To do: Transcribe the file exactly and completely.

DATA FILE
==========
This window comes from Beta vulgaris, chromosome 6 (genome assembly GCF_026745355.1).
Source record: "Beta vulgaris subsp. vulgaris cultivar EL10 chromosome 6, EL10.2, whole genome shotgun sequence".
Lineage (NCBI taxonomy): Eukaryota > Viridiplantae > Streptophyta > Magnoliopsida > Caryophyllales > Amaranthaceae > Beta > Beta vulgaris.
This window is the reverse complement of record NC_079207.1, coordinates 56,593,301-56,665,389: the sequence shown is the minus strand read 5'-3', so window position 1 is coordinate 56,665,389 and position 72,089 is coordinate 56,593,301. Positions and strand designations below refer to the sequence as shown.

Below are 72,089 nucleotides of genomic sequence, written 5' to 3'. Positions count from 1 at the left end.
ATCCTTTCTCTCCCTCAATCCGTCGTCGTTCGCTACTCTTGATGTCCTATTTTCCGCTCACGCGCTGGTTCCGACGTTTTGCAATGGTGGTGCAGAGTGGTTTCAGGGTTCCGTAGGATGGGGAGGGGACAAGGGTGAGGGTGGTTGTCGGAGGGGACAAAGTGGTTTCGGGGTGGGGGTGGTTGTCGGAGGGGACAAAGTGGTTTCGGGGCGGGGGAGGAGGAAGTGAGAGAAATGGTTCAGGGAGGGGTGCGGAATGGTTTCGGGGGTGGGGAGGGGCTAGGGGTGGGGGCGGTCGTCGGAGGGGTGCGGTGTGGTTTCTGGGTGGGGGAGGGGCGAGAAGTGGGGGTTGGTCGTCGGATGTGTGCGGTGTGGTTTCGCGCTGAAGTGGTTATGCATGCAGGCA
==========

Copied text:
This window comes from Beta vulgaris, chromosome 6 (genome assembly GCF_026745355.1).
Source record: "Beta vulgaris subsp. vulgaris cultivar EL10 chromosome 6, EL10.2, whole genome shotgun sequence".
Lineage (NCBI taxonomy): Eukaryota > Viridiplantae > Streptophyta > Magnoliopsida > Caryophyllales > Amaranthaceae > Beta > Beta vulgaris.
This window is the reverse complement of record NC_079207.1, coordinates 56,593,301-56,665,389: the sequence shown is the minus strand read 5'-3', so window position 1 is coordinate 56,665,389 and position 72,089 is coordinate 56,593,301. Positions and strand designations below refer to the sequence as shown.

Below are 72,089 nucleotides of genomic sequence, written 5' to 3'. Positions count from 1 at the left end.
ATCCTTTCTCTCCCTCAATCCGTCGTCGTTCGCTACTCTTGATGTCCTATTTTCCGCTCACGCGCTGGTTCCGACGTTTTGCAATGGTGGTGCAGAGTGGTTTCAGGGTTCCGTAGGATGGGGAGGGGACAAGGGTGAGGGTGGTTGTCGGAGGGGACAAAGTGGTTTCGGGGTGGGGGTGGTTGTCGGAGGGGACAAAGTGGTTTCGGGGCGGGGGAGGAGGAAGTGAGAGAAATGGTTCAGGGAGGGGTGCGGAATGGTTTCGGGGGTGGGGAGGGGCTAGGGGTGGGGGCGGTCGTCGGAGGGGTGCGGTGTGGTTTCTGGGTGGGGGAGGGGCGAGAAGTGGGGGTTGGTCGTCGGATGTGTGCGGTGTGGTTTCGCGCTGAAGTGGTTATGCATGCAGGCA